Showing posts with label Broderick Crawford. Show all posts
Showing posts with label Broderick Crawford. Show all posts

Monday, April 14, 2008

Human Desire (1954)

Posted by JeffMarkam

Though Jean Renoir’s The Human Beast has become the more well known and well respected film, Fritz Lang’s American remake Human Desire is an equally provocative film of fate, passion, and suspense. It lacks the ‘human beast’ of the protagonist of Jean Gabin, now in the form of your average joe of Glenn Ford. Lang instead shifts focus on the twisted relationships between Broderick Crawford and Gloria Grahame.

The story has changed to lower working class New Jersey railroad workers. Glenn Ford plays engineer Jeff Warren, a returning Korean war vet who looks forward to a peaceful life at home. Meanwhile, fellow worker Carl Buckley (Broderick Crawford) has been fired due to his violent behavior. He begs his wife Vicki (Gloria Grahame) to talk with a higher up, Owens, whom she once knew as a child to get his job back, but when he finds about her affair with this man, it ends up in murder on a train. It is on this night that both Jeff’s and the Buckley’s lives become bound together as Vicki must distract Jeff in order for her husband to escape the scene of the crime. From that point on, Jeff gets involved in a rough passionate affair with Vicki, whose mind is set on the murder of Carl, who holds incriminating evidence against her on the murder. Lying her way through the seduction, Jeff finally wises up, and unknowingly leaves Vicki to her death at the train.



Though Jeff may be the weakest character of the trio, he takes us back to the disillusioned vets of WWII who cannot adjust to the homefront once again. Though he at first feels optimistic to return to a domestic life and possibly a romance with his best friend’s daughter Ellen (Kathleen Case), the excitement he left behind Vicki brings back into his life through their torrid affair. Ellen, introduced as a buxom brunette, gets plainer and plainer throughout the movie as he gets deeper into the affair with Vicki. The 50’s domestic life just can’t keep up with the excitement.

Gloria Grahame’s performance here is a hit and miss, but remains one of her most memorable roles. Her theatrics are a little too much in certain scenes, especially as she tries to tell Jeff of the murder and the abuse Carl has put her through, but during the scenes with Crawford we can see a deeply sexually frustrated woman who has found herself trapped into a marriage with a man who keeps her as a prized trophy rather than a wife.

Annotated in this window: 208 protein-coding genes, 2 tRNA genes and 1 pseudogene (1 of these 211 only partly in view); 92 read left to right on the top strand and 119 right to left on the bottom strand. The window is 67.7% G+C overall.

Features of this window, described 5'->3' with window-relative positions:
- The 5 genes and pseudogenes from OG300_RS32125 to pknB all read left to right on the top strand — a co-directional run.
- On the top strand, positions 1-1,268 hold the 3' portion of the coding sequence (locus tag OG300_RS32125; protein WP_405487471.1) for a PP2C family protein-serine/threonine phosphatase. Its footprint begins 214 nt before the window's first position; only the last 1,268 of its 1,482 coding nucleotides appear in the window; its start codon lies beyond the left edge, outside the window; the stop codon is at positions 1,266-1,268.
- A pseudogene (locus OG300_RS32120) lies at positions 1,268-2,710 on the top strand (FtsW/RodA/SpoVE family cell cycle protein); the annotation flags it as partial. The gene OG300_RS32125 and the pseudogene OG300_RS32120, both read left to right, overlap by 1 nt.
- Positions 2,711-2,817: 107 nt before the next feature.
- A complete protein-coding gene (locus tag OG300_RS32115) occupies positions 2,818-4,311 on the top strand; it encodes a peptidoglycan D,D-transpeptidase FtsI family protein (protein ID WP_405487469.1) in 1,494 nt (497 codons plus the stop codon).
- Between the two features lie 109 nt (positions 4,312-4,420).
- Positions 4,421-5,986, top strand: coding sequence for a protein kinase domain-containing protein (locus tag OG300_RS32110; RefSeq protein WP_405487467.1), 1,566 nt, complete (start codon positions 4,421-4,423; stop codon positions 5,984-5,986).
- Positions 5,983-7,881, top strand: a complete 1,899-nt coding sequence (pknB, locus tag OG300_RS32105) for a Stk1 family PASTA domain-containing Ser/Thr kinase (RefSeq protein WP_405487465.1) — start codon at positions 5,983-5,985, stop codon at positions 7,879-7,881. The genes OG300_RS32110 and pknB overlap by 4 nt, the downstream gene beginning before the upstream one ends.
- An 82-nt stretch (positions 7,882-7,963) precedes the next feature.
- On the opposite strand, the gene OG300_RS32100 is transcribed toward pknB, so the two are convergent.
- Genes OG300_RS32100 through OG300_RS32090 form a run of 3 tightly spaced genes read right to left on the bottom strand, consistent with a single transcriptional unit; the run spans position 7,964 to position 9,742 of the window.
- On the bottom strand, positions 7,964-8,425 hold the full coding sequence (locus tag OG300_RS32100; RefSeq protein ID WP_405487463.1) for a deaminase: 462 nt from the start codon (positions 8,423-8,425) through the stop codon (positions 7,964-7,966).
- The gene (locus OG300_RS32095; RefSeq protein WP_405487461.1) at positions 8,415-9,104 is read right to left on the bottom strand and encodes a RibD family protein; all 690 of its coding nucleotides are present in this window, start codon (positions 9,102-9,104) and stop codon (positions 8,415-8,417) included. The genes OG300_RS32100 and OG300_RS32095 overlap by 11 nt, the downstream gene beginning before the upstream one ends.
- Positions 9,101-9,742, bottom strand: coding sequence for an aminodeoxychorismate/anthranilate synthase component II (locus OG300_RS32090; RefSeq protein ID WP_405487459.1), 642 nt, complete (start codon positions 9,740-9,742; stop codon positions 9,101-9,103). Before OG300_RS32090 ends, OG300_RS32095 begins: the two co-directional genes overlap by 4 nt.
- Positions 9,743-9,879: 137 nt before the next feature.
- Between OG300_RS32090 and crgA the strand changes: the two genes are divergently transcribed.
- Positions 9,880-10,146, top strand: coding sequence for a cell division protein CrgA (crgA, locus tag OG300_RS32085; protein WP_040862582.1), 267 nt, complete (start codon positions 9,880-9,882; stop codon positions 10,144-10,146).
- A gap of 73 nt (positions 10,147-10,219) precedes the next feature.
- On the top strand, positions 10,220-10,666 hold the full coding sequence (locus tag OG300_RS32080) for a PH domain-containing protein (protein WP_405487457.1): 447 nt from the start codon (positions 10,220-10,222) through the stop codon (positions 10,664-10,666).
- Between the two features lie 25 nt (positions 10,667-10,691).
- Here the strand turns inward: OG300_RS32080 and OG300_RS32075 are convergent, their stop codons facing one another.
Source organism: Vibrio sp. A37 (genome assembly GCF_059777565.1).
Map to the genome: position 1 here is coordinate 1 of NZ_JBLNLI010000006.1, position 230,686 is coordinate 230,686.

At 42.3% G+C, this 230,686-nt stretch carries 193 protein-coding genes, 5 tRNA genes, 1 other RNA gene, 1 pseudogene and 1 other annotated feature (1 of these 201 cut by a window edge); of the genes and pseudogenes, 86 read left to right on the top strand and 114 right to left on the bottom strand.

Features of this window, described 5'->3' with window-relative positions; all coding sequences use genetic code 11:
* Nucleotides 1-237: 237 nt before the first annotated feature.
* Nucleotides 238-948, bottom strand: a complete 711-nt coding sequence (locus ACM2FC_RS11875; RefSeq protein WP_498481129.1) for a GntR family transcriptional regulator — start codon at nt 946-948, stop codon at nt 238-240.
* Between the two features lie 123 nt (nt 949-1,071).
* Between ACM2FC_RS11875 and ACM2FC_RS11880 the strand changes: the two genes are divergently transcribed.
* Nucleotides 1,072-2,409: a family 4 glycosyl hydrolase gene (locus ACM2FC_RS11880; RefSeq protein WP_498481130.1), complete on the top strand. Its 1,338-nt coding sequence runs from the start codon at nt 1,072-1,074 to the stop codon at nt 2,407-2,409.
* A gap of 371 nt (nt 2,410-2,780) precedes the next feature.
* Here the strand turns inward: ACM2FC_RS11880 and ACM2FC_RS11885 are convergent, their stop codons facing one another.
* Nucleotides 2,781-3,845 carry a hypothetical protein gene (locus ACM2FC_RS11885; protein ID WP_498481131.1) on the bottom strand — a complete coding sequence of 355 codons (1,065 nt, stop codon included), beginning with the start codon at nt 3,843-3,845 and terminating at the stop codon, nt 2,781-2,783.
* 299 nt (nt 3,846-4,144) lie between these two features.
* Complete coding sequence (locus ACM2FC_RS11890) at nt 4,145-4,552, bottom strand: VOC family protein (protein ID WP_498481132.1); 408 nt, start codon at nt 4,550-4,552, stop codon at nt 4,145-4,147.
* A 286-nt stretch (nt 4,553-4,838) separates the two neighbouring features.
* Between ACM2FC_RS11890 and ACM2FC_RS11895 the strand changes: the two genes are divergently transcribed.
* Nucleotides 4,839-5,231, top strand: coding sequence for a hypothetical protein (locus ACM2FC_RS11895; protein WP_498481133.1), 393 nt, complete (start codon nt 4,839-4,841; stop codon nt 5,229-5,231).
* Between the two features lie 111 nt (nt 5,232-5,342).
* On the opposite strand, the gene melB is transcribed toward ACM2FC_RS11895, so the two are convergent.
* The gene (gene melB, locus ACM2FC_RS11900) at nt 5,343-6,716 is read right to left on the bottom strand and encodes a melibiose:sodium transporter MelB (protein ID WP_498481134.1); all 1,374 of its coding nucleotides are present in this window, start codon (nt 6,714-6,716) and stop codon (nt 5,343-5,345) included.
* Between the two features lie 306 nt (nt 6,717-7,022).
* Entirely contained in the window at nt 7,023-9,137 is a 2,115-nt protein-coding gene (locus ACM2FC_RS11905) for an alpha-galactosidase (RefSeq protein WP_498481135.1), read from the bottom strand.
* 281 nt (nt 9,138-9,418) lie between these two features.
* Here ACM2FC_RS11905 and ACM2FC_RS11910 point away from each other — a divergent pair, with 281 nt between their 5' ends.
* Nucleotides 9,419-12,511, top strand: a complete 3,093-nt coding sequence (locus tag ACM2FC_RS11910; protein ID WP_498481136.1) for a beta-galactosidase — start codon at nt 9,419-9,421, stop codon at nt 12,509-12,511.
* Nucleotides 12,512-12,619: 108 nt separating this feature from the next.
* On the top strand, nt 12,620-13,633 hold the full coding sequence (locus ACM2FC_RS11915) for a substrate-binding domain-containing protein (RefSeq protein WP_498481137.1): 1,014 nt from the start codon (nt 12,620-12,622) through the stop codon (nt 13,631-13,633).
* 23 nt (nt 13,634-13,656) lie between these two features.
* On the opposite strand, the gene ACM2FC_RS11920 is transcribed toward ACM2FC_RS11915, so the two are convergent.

Completing the deadly trio is Broderick Crawford, playing a fuse that could snap at any given moment. He brings over the uncontrollable rage of Jean Gabin from the original and gives a menacing performance. He prostitutes his wife to get what he wants, and yet is too stupid to realize she has a big sexual appetite.

Lang fully explores the entire space of the train. The cramped corridors look have become a labyrinth with no way out and compartments have become places of entrapment that lead the characters to their own doomed fate. The loud noise of the train makes two murders go unnoticed, and at one point leaves Jeff alone with his thoughts of the affair, unable to speak to anyone during his daily route.

Burnett Guffey brings out Lang’s deep shadows and expressionistic images on to screen, he would also lense other classic noirs such as The Reckless Moment, My Name is Julia Ross, and In a Lonely Place, and would later win an Oscar for Bonnie and Clyde. Daniele Amfitheatrof provides a menacing score, one of noir’s best, a harder edged version of something of Miklós Rózsa.

It’s hard to garner up respect when Human Desire has to live up to Émile Zola’s source material, Jean Renoir’s original, AND the first Lang-Ford-Grahame pairing of The Big Heat. But this is still a Fritz Lang film, plenty of doom, grittiness, and pure noir abound. Human Desire brings together the gritty realism of The Big Heat and Fury and the German Expressionism of M and Scarlet Street. It is certainly the master’s most underrated and undervalued picture because of what it has to live up to.

Sunday, October 07, 2007

Scandal Sheet (1952)

Posted by Steve-O

The story behind the creation of the 1952 newspaper-noir Scandal Sheet (1952) is almost as interesting as the film itself.

Sam Fuller - a newspaper crime writer who became a screen writer because he heard that the money was good - took a break from Hollywood and wrote the novel The Dark Page.This book was to be less like his previous light-weight pulp novels. Writers write about what they know and Fuller put his experience as a beat crime reporter on the pages of what turned out to be one hell of a crime novel. Before he could get the novel published the former crime reporter, novelist and screenwriter went off to serve in the Army. While serving with the Big Red One, he received great news from his mother. A publisher was interested in buying the rights to the first draft of the book. Then a few years later, while still fighting overseas, he found out that none other than Howard Hawks wanted to make the book into a movie. Hawks bought the rights to the film for $15,000. Fuller's mother sent Sam 1,000 dollars to her soldier son who used it to throw a party for his horribly depleted unit during a brief break from the front lines.

The good news today is the book is finally back in print. Kingly Books has done a fantastic job with the reprint of a novel that had previously been hard to come by. The new print of the 1944 book clearly is a labor of love for the publishers and editors. Fuller's story about shady newspaper men is as dark and gritty today as it was then and should be gobbled up by hard-boiled readers. The opening of the new reprint, written by film director Wim Wenders, and the well-researched afterward by Damien Love, tells some great stories about cigar-chomping Fuller and Howard Hawks plans for the book.